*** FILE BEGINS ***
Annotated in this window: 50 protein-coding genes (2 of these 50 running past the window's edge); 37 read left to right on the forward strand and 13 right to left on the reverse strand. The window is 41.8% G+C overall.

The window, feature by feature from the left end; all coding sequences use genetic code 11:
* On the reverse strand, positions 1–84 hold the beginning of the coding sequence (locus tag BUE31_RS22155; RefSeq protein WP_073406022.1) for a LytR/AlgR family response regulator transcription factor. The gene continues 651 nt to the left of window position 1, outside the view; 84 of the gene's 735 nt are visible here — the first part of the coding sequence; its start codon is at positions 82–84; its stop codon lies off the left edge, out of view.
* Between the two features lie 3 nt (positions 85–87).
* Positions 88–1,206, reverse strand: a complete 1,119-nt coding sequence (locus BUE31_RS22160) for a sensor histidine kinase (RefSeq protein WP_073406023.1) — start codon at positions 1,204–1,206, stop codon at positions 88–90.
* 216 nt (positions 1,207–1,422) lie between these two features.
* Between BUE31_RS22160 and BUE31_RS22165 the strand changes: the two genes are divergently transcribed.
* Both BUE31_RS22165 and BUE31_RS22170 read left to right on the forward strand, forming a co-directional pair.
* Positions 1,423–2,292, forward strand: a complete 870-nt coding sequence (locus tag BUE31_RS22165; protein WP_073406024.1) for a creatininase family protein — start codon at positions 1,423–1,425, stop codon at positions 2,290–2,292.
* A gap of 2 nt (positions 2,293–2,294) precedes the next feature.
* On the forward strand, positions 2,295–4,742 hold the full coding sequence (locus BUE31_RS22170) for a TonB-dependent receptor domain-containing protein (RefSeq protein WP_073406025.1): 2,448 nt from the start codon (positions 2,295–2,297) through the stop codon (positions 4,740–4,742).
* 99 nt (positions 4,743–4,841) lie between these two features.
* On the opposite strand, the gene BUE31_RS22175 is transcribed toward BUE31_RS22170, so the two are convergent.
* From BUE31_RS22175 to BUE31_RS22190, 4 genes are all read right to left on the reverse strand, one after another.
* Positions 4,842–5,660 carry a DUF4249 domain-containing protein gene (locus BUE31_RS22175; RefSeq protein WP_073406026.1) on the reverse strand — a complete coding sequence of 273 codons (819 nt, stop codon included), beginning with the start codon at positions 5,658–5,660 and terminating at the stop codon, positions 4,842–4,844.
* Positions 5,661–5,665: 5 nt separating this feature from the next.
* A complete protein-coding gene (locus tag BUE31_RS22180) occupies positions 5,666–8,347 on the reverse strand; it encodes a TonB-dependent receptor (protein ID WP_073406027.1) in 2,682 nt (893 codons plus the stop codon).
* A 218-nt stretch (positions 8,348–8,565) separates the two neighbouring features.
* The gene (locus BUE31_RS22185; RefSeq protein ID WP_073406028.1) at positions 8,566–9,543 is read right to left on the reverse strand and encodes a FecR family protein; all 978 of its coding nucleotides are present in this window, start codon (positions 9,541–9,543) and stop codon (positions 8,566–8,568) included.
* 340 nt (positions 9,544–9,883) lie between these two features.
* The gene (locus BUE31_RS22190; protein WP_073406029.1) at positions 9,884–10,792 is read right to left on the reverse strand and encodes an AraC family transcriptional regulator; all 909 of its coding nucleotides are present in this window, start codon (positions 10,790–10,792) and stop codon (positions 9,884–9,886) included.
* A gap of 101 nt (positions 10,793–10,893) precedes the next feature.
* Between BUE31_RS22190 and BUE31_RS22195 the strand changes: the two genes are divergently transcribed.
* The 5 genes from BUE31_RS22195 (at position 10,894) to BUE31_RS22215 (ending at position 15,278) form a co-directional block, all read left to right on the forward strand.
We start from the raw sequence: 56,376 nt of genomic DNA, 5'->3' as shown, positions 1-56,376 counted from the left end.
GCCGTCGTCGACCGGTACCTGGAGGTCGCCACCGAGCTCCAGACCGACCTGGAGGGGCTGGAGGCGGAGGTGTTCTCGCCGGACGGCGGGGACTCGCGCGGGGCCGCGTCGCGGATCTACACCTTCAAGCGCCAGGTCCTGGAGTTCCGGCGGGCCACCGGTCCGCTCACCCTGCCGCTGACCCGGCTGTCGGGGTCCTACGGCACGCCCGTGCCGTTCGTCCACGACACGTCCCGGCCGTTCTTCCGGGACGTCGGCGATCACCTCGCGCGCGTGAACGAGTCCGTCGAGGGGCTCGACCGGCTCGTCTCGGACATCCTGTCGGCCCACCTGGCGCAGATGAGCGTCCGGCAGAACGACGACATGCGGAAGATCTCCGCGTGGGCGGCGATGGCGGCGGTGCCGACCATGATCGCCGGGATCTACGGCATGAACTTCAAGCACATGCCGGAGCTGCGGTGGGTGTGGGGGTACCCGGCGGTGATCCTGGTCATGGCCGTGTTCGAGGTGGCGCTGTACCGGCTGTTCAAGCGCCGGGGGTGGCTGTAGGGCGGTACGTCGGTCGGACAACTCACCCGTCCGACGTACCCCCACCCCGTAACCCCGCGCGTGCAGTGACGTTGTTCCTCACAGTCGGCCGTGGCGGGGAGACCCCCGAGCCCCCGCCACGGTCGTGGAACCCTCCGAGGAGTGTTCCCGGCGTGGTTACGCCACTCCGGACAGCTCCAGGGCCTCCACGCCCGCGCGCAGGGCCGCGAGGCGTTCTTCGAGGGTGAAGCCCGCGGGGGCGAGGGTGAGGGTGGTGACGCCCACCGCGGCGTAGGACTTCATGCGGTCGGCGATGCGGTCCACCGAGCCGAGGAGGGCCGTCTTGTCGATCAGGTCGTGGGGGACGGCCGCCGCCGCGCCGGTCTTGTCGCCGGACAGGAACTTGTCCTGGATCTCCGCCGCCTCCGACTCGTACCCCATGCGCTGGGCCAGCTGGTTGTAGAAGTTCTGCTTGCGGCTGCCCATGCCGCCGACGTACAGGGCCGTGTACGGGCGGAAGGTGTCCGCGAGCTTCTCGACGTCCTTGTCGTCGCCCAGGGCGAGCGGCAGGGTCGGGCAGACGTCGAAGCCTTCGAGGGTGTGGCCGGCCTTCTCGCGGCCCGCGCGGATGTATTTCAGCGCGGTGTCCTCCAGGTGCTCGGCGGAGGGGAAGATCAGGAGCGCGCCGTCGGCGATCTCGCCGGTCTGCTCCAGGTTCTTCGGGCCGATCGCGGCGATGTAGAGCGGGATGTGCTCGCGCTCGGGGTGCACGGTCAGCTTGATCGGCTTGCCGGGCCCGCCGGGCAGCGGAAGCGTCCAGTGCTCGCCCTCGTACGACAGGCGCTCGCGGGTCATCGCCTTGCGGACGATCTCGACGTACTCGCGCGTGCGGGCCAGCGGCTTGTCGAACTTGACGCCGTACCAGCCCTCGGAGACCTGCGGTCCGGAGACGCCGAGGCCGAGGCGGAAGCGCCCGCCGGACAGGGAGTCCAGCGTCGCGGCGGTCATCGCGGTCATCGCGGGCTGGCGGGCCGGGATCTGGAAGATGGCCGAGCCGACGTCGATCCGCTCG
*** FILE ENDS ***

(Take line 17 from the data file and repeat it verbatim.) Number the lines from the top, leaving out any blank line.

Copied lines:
* A complete protein-coding gene (locus tag BUE31_RS22180) occupies positions 5,666–8,347 on the reverse strand; it encodes a TonB-dependent receptor (protein ID WP_073406027.1) in 2,682 nt (893 codons plus the stop codon).